News / Asia

Momentum Building for China Currency Legislation in US

Momentum Building for China Currency Legislation in US
Momentum Building for China Currency Legislation in US
William Ide

As concerns are growing about the possibility of a global currency war, momentum is building in the U.S. Congress for the passage of legislation aimed at punishing China for its practice of undervaluing its currency. While U.S. officials, business lobbyists and trade representatives agree that China is not doing enough to let the value of its currency rise, they disagree on what solution works best.

Last week, just before U.S. lawmakers took a break before the upcoming November mid-term elections, a bipartisan vote in the House of Representatives approved a bill that could open the way for punitive tariffs on products from China.

Supporters of the bill say it has raised the prospect of taking action against China that is long overdue and will finally give the U.S. government more leverage to address the undervaluation of the Chinese currency.

Charlie Blum, the executive director of the Fair Currency Coalition, says the bill is a modest first step toward overhaul of U.S. currency policy.

"An overhaul that is badly overdue, an overhaul that if not accomplished soon may contribute to a new round of currency wars similar to that that deepened the great depression [1930]," he said. " An overhaul that quite frankly all true free traders should welcome and support."

Blum made his remarks Thursday at a forum on China's currency sponsored by the Washington International Trade Association. Blum's Fair Currency Coalition is an association of steel, textile and labor groups that have pressed Congress for years on the issue.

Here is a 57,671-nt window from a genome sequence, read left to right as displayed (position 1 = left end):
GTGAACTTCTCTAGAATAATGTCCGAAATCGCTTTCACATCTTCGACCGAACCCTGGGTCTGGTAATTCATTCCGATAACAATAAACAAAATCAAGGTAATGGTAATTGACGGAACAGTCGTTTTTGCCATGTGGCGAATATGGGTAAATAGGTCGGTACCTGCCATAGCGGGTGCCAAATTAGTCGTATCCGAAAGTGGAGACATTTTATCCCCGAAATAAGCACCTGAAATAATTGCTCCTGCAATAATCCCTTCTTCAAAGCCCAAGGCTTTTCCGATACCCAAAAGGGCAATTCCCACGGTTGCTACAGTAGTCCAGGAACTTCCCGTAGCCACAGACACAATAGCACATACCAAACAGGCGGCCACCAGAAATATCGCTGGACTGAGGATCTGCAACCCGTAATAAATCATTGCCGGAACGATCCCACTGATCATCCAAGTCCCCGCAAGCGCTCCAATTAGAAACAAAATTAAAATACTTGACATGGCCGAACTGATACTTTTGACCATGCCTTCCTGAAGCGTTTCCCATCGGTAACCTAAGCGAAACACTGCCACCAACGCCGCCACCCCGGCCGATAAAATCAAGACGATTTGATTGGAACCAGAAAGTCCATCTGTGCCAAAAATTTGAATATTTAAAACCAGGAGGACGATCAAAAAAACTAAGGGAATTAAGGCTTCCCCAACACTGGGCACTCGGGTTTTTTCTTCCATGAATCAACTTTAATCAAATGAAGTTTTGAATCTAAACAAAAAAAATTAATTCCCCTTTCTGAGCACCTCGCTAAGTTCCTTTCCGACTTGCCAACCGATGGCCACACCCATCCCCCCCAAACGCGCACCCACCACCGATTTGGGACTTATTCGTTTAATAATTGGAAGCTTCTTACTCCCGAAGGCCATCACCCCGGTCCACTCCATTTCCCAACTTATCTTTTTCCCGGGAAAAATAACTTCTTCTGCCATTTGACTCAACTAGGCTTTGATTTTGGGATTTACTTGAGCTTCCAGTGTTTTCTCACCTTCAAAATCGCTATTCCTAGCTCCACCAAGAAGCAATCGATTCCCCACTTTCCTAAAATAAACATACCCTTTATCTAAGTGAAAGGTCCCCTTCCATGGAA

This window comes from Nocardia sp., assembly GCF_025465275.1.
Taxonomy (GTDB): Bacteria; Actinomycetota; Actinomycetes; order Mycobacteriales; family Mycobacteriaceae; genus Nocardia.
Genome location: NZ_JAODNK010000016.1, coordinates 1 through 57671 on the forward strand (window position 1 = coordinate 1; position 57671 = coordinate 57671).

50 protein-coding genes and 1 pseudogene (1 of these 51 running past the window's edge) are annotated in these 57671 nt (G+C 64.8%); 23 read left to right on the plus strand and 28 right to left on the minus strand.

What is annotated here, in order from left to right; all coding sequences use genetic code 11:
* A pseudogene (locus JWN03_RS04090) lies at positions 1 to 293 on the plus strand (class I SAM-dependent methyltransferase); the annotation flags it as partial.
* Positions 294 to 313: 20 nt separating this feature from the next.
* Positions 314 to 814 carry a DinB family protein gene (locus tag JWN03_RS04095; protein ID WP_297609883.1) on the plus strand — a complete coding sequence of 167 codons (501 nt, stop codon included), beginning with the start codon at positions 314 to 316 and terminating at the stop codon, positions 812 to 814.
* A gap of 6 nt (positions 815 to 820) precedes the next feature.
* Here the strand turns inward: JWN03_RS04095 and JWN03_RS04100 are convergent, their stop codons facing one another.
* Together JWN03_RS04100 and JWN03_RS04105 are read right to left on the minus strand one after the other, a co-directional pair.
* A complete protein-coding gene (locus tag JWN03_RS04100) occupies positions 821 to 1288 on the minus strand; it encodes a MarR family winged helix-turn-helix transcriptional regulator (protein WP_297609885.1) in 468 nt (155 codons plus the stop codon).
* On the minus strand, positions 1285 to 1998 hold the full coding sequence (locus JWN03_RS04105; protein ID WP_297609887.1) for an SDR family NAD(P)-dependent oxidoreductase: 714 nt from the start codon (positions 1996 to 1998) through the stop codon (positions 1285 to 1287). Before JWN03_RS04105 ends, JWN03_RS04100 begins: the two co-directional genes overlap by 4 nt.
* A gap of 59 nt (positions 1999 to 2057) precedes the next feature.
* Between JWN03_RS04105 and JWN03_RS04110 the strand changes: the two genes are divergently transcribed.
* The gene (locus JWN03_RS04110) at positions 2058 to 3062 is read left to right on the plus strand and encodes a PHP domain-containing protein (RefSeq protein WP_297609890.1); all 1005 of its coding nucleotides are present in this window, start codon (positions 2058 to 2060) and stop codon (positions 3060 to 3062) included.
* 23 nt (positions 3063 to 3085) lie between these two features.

He and other supporters of legislation argue that diplomatic efforts to resolve the issue have failed.

Blum says that while the International Monetary Fund has rules that address currency distortions and their impact on trade, it has little power to compel countries - such as China - to change.

Support for currency legislation that seek to punish China is also strong in the U.S. Senate, where a similar bill sponsored by Senator Charles Schumer, a New York Democrat, has broad bipartisan support.

However, Erin Ennis, vice president of the U.S.- China Business Council says the costs of passing punitive legislation on China's currency outweighs the benefits.

"Those who say the exchange rate has a major impact on the U.S. trade deficit on U.S. jobs are selling Americans a bill of goods [being dishonest, making misleading promises]," said Ennis. "The fact is that the products that we make are goods that have not been made in the United States for years."

Ennis, who also spoke at the meeting on Thursday, says that punishing China with tariffs is unlikely to bring manufacturing jobs back to the United States that moved overseas decades ago.

She says that not only is it unlikely to get China to change, it also would trigger retaliation that could damage U.S. industries.

Ennis notes that 48 hours after the United States announced duties on tires from China last year, China announced anti-dumping tarriffs against U.S. poulty and auto imports.

Ennis says her organization's investigation of the impact of that move on the U.S. tire industry revealed that the duties led to an increase in tire prices in America, an increase of their import from other countries and failed to increase overall tire production or boost employment.

Gary Horlick, a trade lawyer, says there is no doubt China will respond.

"China will retailate, they've said they will retaliate, they do retaliate, I am counsel for the U.S. poultry industry," he said. "We've been hit with 60 percent duties in retaliation for U.S. duties on tires."

Ennis says that while a multi-lateral effort to get China to adopt a market driven exchange rate has been moving "maddenly slow," it is the best approach.

"We need to accept the fact that it is a mult-lateral push on this, as the Treasury Department is calling for, that is going to get the action and not unilateral action," she said.